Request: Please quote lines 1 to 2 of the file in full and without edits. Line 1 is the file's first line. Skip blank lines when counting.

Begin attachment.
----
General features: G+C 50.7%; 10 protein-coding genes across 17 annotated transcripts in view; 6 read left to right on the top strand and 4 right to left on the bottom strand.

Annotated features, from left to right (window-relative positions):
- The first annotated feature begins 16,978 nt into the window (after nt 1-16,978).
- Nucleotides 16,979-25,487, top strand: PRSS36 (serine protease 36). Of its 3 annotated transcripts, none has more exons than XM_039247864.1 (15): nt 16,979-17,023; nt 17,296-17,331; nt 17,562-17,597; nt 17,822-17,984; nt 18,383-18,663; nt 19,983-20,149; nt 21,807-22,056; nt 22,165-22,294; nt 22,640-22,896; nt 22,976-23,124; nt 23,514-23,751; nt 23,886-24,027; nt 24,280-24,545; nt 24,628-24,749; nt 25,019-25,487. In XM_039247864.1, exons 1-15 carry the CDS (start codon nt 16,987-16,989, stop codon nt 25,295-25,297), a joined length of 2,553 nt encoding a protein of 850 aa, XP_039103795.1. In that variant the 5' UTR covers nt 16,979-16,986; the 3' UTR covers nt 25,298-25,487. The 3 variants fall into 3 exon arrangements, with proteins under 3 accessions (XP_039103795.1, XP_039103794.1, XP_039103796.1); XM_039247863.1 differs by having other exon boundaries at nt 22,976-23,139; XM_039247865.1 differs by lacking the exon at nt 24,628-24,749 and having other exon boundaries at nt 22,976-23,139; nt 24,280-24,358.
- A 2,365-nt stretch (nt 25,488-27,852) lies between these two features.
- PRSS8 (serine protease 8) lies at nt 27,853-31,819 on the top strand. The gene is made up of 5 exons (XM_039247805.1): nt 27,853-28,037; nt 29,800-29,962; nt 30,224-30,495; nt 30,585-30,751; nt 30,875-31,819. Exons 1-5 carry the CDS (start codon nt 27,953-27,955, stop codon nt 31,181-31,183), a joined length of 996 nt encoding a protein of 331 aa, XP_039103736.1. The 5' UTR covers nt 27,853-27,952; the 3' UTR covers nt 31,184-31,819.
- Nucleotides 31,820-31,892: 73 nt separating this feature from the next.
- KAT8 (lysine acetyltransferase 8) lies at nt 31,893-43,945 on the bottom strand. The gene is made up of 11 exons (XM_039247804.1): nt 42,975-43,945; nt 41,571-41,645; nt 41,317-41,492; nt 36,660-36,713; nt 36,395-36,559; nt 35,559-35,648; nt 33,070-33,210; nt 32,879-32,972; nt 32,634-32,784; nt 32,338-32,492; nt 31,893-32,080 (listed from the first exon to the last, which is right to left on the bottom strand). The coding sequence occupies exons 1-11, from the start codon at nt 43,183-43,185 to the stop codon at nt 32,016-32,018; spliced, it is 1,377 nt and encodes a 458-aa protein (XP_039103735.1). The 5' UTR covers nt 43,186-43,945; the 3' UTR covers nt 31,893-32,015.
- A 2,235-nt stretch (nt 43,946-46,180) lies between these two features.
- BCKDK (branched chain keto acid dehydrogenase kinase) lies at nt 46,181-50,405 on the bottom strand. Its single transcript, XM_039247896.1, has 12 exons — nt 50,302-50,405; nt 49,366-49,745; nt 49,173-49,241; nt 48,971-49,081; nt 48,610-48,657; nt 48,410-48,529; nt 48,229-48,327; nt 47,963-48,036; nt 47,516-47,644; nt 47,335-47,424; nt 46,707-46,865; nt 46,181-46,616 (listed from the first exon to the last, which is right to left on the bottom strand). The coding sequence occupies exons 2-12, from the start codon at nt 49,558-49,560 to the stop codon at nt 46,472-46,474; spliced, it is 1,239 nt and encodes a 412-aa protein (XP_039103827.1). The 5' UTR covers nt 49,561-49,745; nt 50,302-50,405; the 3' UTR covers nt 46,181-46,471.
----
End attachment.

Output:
General features: G+C 50.7%; 10 protein-coding genes across 17 annotated transcripts in view; 6 read left to right on the top strand and 4 right to left on the bottom strand.

Annotated features, from left to right (window-relative positions):